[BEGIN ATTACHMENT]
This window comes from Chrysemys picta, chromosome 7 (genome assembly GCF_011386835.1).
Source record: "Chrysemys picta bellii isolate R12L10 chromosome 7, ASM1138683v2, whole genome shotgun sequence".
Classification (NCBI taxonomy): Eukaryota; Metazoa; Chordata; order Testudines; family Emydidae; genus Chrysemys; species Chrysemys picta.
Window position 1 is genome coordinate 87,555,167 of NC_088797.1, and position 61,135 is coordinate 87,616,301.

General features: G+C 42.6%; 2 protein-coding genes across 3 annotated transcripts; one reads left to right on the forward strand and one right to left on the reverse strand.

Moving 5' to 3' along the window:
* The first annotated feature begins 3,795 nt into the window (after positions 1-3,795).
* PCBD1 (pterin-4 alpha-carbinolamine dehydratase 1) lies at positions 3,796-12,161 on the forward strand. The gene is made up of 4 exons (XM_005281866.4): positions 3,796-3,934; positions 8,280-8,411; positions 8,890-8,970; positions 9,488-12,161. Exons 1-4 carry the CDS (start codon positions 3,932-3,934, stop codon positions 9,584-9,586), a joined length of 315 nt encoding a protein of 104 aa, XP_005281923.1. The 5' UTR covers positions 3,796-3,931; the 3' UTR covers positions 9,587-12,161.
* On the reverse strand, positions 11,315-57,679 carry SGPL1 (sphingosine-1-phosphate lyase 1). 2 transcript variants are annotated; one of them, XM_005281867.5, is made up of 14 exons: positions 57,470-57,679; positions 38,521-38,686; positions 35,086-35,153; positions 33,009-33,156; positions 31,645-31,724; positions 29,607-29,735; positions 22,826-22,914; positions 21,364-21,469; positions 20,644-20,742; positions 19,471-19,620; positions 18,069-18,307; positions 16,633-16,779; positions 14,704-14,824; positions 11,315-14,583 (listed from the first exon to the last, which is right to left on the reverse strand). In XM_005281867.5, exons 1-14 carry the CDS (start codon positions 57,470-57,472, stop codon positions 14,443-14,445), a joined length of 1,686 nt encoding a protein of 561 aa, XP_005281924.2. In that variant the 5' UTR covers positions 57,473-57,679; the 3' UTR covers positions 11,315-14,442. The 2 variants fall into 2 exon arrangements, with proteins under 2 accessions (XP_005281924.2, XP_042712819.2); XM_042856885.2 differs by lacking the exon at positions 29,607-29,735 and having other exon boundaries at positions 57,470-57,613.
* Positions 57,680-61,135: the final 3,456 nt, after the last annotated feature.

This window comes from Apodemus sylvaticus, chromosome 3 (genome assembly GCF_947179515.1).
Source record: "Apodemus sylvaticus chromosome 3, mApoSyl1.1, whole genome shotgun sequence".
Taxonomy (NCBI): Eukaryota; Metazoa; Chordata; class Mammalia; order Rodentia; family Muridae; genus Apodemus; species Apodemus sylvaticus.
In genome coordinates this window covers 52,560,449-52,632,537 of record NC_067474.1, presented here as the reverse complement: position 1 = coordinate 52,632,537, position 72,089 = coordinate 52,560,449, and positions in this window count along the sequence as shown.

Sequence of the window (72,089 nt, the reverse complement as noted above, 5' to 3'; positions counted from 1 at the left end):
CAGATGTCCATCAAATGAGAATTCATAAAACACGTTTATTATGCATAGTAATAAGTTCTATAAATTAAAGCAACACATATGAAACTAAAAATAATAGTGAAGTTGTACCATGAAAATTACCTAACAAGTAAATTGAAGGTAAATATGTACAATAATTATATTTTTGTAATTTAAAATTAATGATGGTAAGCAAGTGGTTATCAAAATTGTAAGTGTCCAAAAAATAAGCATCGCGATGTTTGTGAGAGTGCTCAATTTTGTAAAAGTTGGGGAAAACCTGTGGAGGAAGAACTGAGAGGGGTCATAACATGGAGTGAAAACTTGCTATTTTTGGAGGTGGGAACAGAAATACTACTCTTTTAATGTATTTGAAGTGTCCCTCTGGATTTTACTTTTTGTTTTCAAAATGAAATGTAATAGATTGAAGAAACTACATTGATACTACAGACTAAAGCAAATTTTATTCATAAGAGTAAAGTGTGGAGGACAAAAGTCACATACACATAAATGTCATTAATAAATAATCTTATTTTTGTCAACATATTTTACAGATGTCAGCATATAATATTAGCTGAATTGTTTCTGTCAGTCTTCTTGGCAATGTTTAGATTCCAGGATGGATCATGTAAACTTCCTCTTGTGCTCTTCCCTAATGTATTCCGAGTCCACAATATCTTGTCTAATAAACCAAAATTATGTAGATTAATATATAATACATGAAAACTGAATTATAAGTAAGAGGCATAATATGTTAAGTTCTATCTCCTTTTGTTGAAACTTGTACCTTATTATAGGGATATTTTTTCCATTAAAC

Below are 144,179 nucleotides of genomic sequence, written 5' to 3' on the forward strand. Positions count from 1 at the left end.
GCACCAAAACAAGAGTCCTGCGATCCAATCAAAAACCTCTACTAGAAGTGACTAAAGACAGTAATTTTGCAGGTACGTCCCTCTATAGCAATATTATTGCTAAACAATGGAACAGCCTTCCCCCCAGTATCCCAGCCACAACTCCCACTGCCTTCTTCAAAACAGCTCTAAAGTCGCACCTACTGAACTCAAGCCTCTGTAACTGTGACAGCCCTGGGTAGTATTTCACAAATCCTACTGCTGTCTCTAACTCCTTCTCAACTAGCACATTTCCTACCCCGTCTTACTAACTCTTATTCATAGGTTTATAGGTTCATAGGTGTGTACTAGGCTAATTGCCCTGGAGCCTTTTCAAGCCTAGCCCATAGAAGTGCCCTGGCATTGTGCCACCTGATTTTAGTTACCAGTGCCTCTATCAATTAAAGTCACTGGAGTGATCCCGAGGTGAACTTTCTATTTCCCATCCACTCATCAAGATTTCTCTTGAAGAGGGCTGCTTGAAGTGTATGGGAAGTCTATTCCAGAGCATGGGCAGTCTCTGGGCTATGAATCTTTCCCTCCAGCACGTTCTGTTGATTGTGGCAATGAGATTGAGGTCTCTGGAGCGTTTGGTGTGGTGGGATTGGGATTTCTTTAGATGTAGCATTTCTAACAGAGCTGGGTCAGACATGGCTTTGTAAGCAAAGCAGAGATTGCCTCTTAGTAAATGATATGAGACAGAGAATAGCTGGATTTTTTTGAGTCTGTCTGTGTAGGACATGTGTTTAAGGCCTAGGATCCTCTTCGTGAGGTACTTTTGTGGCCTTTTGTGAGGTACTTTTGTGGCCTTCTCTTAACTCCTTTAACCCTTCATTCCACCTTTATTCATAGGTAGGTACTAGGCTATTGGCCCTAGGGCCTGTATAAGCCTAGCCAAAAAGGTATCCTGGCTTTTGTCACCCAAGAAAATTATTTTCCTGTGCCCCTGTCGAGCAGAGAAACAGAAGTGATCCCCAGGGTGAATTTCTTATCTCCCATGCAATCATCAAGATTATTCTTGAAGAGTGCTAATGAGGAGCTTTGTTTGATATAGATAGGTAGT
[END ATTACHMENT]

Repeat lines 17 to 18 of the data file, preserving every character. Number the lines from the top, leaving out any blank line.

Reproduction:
Below are 144,179 nucleotides of genomic sequence, written 5' to 3' on the forward strand. Positions count from 1 at the left end.
GCACCAAAACAAGAGTCCTGCGATCCAATCAAAAACCTCTACTAGAAGTGACTAAAGACAGTAATTTTGCAGGTACGTCCCTCTATAGCAATATTATTGCTAAACAATGGAACAGCCTTCCCCCCAGTATCCCAGCCACAACTCCCACTGCCTTCTTCAAAACAGCTCTAAAGTCGCACCTACTGAACTCAAGCCTCTGTAACTGTGACAGCCCTGGGTAGTATTTCACAAATCCTACTGCTGTCTCTAACTCCTTCTCAACTAGCACATTTCCTACCCCGTCTTACTAACTCTTATTCATAGGTTTATAGGTTCATAGGTGTGTACTAGGCTAATTGCCCTGGAGCCTTTTCAAGCCTAGCCCATAGAAGTGCCCTGGCATTGTGCCACCTGATTTTAGTTACCAGTGCCTCTATCAATTAAAGTCACTGGAGTGATCCCGAGGTGAACTTTCTATTTCCCATCCACTCATCAAGATTTCTCTTGAAGAGGGCTGCTTGAAGTGTATGGGAAGTCTATTCCAGAGCATGGGCAGTCTCTGGGCTATGAATCTTTCCCTCCAGCACGTTCTGTTGATTGTGGCAATGAGATTGAGGTCTCTGGAGCGTTTGGTGTGGTGGGATTGGGATTTCTTTAGATGTAGCATTTCTAACAGAGCTGGGTCAGACATGGCTTTGTAAGCAAAGCAGAGATTGCCTCTTAGTAAATGATATGAGACAGAGAATAGCTGGATTTTTTTGAGTCTGTCTGTGTAGGACATGTGTTTAAGGCCTAGGATCCTCTTCGTGAGGTACTTTTGTGGCCTTTTGTGAGGTACTTTTGTGGCCTTCTCTTAACTCCTTTAACCCTTCATTCCACCTTTATTCATAGGTAGGTACTAGGCTATTGGCCCTAGGGCCTGTATAAGCCTAGCCAAAAAGGTATCCTGGCTTTTGTCACCCAAGAAAATTATTTTCCTGTGCCCCTGTCGAGCAGAGAAACAGAAGTGATCCCCAGGGTGAATTTCTTATCTCCCATGCAATCATCAAGATTATTCTTGAAGAGTGCTAATGAGGAGCTTTGTTTGATATAGATAGGTAGT